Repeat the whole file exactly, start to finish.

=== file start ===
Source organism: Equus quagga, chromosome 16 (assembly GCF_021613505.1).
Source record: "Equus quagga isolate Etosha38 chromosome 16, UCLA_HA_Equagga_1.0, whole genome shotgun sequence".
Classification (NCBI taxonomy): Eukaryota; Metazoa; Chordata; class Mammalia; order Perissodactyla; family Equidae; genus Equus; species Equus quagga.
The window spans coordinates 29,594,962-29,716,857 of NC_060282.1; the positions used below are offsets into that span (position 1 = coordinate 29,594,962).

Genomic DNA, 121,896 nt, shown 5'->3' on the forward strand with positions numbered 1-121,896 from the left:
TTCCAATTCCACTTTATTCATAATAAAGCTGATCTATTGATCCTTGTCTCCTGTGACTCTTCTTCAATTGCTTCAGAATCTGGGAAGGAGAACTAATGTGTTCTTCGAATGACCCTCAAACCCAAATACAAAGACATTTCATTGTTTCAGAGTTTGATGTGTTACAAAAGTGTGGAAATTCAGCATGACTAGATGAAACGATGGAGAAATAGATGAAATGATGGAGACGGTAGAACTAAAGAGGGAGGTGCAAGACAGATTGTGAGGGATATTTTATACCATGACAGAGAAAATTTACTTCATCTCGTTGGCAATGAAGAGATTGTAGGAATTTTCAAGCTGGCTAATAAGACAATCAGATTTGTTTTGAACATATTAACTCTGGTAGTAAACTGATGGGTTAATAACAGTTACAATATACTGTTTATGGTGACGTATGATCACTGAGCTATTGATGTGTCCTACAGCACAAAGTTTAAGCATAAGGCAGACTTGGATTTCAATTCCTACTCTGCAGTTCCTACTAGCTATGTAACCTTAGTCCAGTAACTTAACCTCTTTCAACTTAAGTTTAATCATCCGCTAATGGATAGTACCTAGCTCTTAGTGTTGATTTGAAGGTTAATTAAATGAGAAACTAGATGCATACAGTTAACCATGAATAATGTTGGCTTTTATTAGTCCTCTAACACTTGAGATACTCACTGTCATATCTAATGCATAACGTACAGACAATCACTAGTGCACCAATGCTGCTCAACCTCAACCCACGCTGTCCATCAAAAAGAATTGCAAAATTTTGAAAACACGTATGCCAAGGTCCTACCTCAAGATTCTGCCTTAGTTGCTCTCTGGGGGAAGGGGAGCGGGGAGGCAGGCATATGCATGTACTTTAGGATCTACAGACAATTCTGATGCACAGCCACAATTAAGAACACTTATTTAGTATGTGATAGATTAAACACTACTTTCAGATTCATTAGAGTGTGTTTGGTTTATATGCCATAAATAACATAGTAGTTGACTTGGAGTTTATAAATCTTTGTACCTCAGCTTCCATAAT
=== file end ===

Source organism: Equus quagga, chromosome 16 (assembly GCF_021613505.1).
Source record: "Equus quagga isolate Etosha38 chromosome 16, UCLA_HA_Equagga_1.0, whole genome shotgun sequence".
Classification (NCBI taxonomy): Eukaryota; Metazoa; Chordata; class Mammalia; order Perissodactyla; family Equidae; genus Equus; species Equus quagga.
The window spans coordinates 29,594,962-29,716,857 of NC_060282.1; the positions used below are offsets into that span (position 1 = coordinate 29,594,962).

Genomic DNA, 121,896 nt, shown 5'->3' on the forward strand with positions numbered 1-121,896 from the left:
TTCCAATTCCACTTTATTCATAATAAAGCTGATCTATTGATCCTTGTCTCCTGTGACTCTTCTTCAATTGCTTCAGAATCTGGGAAGGAGAACTAATGTGTTCTTCGAATGACCCTCAAACCCAAATACAAAGACATTTCATTGTTTCAGAGTTTGATGTGTTACAAAAGTGTGGAAATTCAGCATGACTAGATGAAACGATGGAGAAATAGATGAAATGATGGAGACGGTAGAACTAAAGAGGGAGGTGCAAGACAGATTGTGAGGGATATTTTATACCATGACAGAGAAAATTTACTTCATCTCGTTGGCAATGAAGAGATTGTAGGAATTTTCAAGCTGGCTAATAAGACAATCAGATTTGTTTTGAACATATTAACTCTGGTAGTAAACTGATGGGTTAATAACAGTTACAATATACTGTTTATGGTGACGTATGATCACTGAGCTATTGATGTGTCCTACAGCACAAAGTTTAAGCATAAGGCAGACTTGGATTTCAATTCCTACTCTGCAGTTCCTACTAGCTATGTAACCTTAGTCCAGTAACTTAACCTCTTTCAACTTAAGTTTAATCATCCGCTAATGGATAGTACCTAGCTCTTAGTGTTGATTTGAAGGTTAATTAAATGAGAAACTAGATGCATACAGTTAACCATGAATAATGTTGGCTTTTATTAGTCCTCTAACACTTGAGATACTCACTGTCATATCTAATGCATAACGTACAGACAATCACTAGTGCACCAATGCTGCTCAACCTCAACCCACGCTGTCCATCAAAAAGAATTGCAAAATTTTGAAAACACGTATGCCAAGGTCCTACCTCAAGATTCTGCCTTAGTTGCTCTCTGGGGGAAGGGGAGCGGGGAGGCAGGCATATGCATGTACTTTAGGATCTACAGACAATTCTGATGCACAGCCACAATTAAGAACACTTATTTAGTATGTGATAGATTAAACACTACTTTCAGATTCATTAGAGTGTGTTTGGTTTATATGCCATAAATAACATAGTAGTTGACTTGGAGTTTATAAATCTTTGTACCTCAGCTTCCATAAT